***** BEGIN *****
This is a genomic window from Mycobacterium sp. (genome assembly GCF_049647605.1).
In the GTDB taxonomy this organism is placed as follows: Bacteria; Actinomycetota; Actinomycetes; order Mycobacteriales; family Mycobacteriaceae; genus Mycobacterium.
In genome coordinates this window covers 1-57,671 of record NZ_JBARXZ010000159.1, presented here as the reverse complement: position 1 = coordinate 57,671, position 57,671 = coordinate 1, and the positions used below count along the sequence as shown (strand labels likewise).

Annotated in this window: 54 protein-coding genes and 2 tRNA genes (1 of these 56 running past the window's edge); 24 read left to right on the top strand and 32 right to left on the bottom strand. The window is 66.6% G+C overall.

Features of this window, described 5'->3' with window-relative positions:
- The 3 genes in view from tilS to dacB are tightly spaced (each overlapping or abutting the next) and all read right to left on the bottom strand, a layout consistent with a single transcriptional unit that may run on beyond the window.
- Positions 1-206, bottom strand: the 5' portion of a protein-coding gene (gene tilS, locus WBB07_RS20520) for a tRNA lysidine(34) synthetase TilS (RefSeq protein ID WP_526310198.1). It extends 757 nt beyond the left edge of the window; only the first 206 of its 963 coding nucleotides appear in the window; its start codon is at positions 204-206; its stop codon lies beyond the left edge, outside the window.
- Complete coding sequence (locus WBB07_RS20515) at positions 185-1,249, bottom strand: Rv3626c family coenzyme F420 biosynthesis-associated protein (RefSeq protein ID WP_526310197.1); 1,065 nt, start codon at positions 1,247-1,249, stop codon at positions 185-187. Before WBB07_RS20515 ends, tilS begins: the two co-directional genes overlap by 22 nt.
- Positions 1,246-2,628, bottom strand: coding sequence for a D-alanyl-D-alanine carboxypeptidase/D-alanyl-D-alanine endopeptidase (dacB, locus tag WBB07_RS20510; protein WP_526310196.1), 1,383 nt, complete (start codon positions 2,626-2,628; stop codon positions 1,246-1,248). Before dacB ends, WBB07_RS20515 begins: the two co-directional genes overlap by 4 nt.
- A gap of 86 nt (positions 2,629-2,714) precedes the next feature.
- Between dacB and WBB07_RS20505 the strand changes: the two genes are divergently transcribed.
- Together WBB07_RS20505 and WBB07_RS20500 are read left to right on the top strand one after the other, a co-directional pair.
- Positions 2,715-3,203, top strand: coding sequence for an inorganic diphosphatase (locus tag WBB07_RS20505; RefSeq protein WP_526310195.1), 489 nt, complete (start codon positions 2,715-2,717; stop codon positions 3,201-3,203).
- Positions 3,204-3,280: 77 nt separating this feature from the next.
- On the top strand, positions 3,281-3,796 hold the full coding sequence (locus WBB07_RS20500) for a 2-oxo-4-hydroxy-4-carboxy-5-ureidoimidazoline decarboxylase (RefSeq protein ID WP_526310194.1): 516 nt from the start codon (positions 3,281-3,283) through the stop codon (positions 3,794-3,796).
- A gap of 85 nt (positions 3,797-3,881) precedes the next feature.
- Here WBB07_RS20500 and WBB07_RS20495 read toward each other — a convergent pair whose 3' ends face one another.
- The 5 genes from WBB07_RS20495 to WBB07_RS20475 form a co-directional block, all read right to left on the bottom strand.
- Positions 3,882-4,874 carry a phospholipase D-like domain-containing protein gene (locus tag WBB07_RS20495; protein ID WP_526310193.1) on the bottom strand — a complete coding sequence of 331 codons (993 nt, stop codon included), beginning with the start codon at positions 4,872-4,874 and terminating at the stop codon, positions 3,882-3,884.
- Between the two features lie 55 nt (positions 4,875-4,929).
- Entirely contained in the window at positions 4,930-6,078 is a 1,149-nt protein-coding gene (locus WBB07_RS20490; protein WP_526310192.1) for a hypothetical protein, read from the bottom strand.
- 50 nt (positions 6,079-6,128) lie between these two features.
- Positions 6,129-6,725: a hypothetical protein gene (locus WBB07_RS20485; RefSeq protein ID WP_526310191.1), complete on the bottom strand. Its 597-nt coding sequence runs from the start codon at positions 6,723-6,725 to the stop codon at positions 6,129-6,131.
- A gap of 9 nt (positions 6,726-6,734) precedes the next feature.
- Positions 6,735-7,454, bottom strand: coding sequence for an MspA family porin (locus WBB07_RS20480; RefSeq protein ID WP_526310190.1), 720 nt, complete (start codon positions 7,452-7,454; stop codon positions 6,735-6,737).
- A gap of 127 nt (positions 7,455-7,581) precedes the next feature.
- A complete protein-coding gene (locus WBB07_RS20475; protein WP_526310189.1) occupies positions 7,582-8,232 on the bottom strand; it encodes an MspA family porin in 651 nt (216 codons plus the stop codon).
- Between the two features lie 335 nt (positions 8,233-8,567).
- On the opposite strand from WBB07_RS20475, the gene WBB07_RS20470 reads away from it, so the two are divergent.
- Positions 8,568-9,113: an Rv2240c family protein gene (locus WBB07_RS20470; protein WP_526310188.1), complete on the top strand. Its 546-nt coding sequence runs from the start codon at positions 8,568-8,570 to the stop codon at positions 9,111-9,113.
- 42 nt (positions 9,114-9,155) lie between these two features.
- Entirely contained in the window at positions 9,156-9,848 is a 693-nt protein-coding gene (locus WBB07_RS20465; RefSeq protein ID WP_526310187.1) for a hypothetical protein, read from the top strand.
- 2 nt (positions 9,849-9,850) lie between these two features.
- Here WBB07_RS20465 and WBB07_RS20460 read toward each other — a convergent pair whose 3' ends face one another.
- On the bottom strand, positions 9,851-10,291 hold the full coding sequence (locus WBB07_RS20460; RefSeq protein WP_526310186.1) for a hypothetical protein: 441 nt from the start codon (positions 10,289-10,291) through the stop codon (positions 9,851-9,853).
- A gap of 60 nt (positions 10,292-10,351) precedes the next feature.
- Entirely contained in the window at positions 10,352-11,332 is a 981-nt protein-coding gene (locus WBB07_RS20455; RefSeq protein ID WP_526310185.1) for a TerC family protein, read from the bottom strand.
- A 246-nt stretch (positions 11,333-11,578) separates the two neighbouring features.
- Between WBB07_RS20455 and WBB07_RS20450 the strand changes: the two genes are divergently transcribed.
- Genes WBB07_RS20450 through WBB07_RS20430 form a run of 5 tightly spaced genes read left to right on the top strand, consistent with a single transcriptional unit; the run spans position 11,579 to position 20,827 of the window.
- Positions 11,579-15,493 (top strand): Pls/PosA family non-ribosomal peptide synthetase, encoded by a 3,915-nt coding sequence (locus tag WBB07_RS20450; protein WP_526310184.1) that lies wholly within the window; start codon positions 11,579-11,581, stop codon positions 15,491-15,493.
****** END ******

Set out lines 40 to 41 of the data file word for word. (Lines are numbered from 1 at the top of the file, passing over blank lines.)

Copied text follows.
- Genes WBB07_RS20450 through WBB07_RS20430 form a run of 5 tightly spaced genes read left to right on the top strand, consistent with a single transcriptional unit; the run spans position 11,579 to position 20,827 of the window.
- Positions 11,579-15,493 (top strand): Pls/PosA family non-ribosomal peptide synthetase, encoded by a 3,915-nt coding sequence (locus tag WBB07_RS20450; protein WP_526310184.1) that lies wholly within the window; start codon positions 11,579-11,581, stop codon positions 15,491-15,493.